Last time slow play stroke penalty enforced was 1995
- By Doug Ferguson
- May 17, 2012 4:34 PM ET
Pace of play became an issue last week at The Players Championship when Kevin Na's group was put on the clock in the third and fourth rounds. Na already has a reputation for slow play, and drew even more attention to himself for practice swings, waggles and even purposely whiffing so he can start over.
PGA Tour rules officials said four years ago that Pruitt was the last tour player to receive a one-stroke penalty in the 1992 Byron Nelson Classic. Pruitt, now a rules official, recalls being fined $9,600 along with the penalty shot.
However, Day was penalized one shot after the third round of the 1995 Honda Classic.
According to an Associated Press story from that Honda Classic, it took more than four hours to complete the third round at Weston Hills, and 54-hole leader Mark O'Meara complained about having to wait on every shot.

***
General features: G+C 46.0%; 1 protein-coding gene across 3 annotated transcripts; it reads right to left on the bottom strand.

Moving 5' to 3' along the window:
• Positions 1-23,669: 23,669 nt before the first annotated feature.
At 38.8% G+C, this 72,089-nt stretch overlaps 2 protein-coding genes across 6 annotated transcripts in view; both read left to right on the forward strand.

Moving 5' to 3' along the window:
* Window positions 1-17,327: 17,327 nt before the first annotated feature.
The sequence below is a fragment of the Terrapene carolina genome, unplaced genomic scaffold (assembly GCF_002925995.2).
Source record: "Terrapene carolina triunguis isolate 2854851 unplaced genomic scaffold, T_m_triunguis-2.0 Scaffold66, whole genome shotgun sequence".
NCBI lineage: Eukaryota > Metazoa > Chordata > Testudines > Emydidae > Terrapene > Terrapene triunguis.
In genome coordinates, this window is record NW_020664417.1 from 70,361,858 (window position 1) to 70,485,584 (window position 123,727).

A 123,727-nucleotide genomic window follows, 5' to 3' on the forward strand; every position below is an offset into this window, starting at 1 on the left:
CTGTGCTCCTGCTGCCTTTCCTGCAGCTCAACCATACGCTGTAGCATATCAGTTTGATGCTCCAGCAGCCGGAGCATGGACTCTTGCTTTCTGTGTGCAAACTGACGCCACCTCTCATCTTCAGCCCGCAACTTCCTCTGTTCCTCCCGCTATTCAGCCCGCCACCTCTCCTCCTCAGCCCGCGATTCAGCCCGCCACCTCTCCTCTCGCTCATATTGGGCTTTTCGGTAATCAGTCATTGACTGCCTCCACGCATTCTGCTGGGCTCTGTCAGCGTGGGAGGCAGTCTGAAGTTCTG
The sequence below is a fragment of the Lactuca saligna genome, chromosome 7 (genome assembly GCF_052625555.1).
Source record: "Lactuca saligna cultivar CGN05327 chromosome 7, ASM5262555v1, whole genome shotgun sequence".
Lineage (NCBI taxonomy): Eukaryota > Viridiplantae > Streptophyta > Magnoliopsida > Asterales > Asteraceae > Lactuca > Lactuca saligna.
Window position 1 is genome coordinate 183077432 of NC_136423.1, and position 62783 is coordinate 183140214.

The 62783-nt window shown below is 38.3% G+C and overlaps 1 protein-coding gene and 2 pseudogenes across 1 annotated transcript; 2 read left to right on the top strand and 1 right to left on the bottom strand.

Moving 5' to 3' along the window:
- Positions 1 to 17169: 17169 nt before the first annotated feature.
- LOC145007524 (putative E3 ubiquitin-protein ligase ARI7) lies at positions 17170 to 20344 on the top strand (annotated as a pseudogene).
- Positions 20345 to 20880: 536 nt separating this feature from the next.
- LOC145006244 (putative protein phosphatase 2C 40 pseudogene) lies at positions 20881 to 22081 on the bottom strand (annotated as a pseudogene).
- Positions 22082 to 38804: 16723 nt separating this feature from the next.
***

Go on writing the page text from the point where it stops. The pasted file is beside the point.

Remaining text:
Day had to change his score from a 71 to a 72 for pace-of-play violations.
So instead of being 20 years since a PGA Tour player was penalized a stroke for slow play, it has only been 17 years.
Players have been harping about pace of play all year. Luke Donald tweeted in January while watching the Tournament of Champions on TV that ''slow play is killing our sport.'' Tiger Woods, who wrote about slow play on his website in March 2008, was asked what kind of progress golf had made in four years.
''Worse,'' he said.
According to PGA Tour policy, players are put on the clock when they are deemed to be out of position. If they go over the allotted time – 60 seconds for the first player to hit his shot, 40 seconds for the next players in the group – they receive a warning the first time, and a one-shot penalty for the second bad time.
Players are deemed out of position when a par-3 hole is open, or they haven't played from the tee before the hole is open.
Thursday and Friday rounds routinely are longer than five hours when the fields are large (156 players in summer tournaments). PGA Tour commissioner Tim Finchem said last week that while the Tour would like to see a better pace, that playing opportunities are more important.
''We'll generate the playing opportunities first, and take our lumps second,'' he said. ''It's as simple as that.''
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